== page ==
The voluntary disclosure program was well developed by early 1977, when the staff of the SEC contacted Company and suggested that it make use of the voluntary method to clear the air about any payments of questionable legality in the United States or abroad. Accordingly, Company's board of directors retained a large law firm to act as special investigative counsel and set up a special committee of independent directors to oversee the investigation. During the summer of 1977 lawyers from the firm examined hundreds of documents in Company's files and interviewed 52 persons, all officers, directors, employees, or consultants hired by Company.
In May 1978 the investigative counsel submitted its final report to the special committee.
Of particular relevance here is the report's discussion of Company's dealings with X______. The full discussion is quite lengthy, but we summarize its high points: According to the report, the finder's fee arrangement with X______ was never reduced to writing. In October 1974 Company issued a check for $200,000 to X______'s company. Company's chairman then flew halfway across the continent to hand-deliver the check to X______, on a day when he knew the foreign official — whose jurisdiction included valuable property owned by Company — would be visiting X______. The chairman met X______ at a bank office where the check was cashed by X______ "with the assistance" of Company's chairman. The two men then drove to X______'s home, where they met with the official and a woman friendly with both X______ and the official.
Approximately one month later Company's board of directors authorized a $200,000 loan guarantee to another company owned by X______. The report also disclosed that there had been little or no investigation of the company in favor of which the guarantee was executed. In fact, it had been suspended as a corporation in good standing by its state of incorporation. The guaranteed loan was never repaid.
The investigative counsel's report concludes its discussion of the X______ episode with a disclaimer:
Nevertheless, the report does not explain why the lawyers performing the investigation were not able to interview X______. Neither does it explain what X______ might have done to earn $400,000, except to note that some Company officers were introduced to a number of officials of the foreign government involved (including its President) through a person whom the woman "claimed as a distant relative."
The investigative counsel's report also contains a section on domestic political contributions. It states:
When the report was complete, a copy was given to the SEC. Company also provided the SEC staff access to a number of black three-ring binders containing all of the extensive, uncoded notes taken by the lawyers during their interviews as well as
On the basis of the report, notes, and other material gathered in its investigation, the SEC filed a civil complaint against Company. The complaint alleged violations of the securities laws in connection with Company's dealings in three foreign countries, including the dealings with X______ and Z______. Without admitting guilt, Company entered into a consent decree with the SEC on the day the complaint was filed. The SEC also reported the case to the Department of Justice for investigation of possible criminal violations.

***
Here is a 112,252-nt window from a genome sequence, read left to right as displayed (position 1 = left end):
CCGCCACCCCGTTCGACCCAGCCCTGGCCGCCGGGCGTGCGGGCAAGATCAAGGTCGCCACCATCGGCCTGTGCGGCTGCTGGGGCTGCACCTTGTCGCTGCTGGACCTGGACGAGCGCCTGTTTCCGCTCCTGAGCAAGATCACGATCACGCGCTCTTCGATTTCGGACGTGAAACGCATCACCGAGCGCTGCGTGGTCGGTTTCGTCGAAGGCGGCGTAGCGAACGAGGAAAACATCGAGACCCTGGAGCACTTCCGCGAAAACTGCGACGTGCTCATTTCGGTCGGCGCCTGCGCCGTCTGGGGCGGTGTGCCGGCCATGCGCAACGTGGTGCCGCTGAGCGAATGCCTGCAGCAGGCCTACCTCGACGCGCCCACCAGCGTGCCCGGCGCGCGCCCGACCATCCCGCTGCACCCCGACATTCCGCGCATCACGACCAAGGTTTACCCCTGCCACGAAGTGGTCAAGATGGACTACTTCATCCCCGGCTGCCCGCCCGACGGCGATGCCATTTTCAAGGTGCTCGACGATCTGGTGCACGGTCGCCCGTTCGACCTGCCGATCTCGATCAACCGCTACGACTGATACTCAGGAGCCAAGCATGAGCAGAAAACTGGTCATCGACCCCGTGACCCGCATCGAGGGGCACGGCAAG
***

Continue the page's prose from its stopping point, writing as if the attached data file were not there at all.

C. The Grand Jury Investigation and Subpoena
In October 1978 a grand jury was convened in the District of Columbia to consider indictment of Company and those connected with it. The record in this case discloses the type of criminal violation under investigation by the grand jury:
Within a few weeks the grand jury subpoenaed and received, without objection by Company, copies of the material that had previously been received by the SEC. The grand jury also heard testimony from a number of present and former Company employees, as well as from X______ and the foreign government official to whom the October 1974 payment may have been made.
In December 1979 the grand jury directed a subpoena duces tecum to Y______, who had been Company's in-house general counsel from 1971 to August 1978 (approximately
The lawyer and Company both moved to quash the subpoena on the ground that the 38 documents were protected by attorney-client and work product privilege. After inspecting the documents in camera the District Court granted the motion to quash for all but eight specific portions of the documents, as to which it held that Company had waived both attorney-client and work product privileges.
By this point the original grand jury's term had expired, and Company had retained a new law firm to represent it in connection with the grand jury investigation. The 38 documents had passed into the hands of a partner in the new law firm, and, in due course, a new grand jury issued a subpoena for the documents addressed to their current possessor. The District Court denied Company's motion to quash in a brief order that referred to its prior opinion; when the lawyer holding the documents indicated his unwillingness to produce them before the grand jury, the District Court held him in contempt and sentenced him to confinement until he produced the eight unprivileged items.
D. The Documents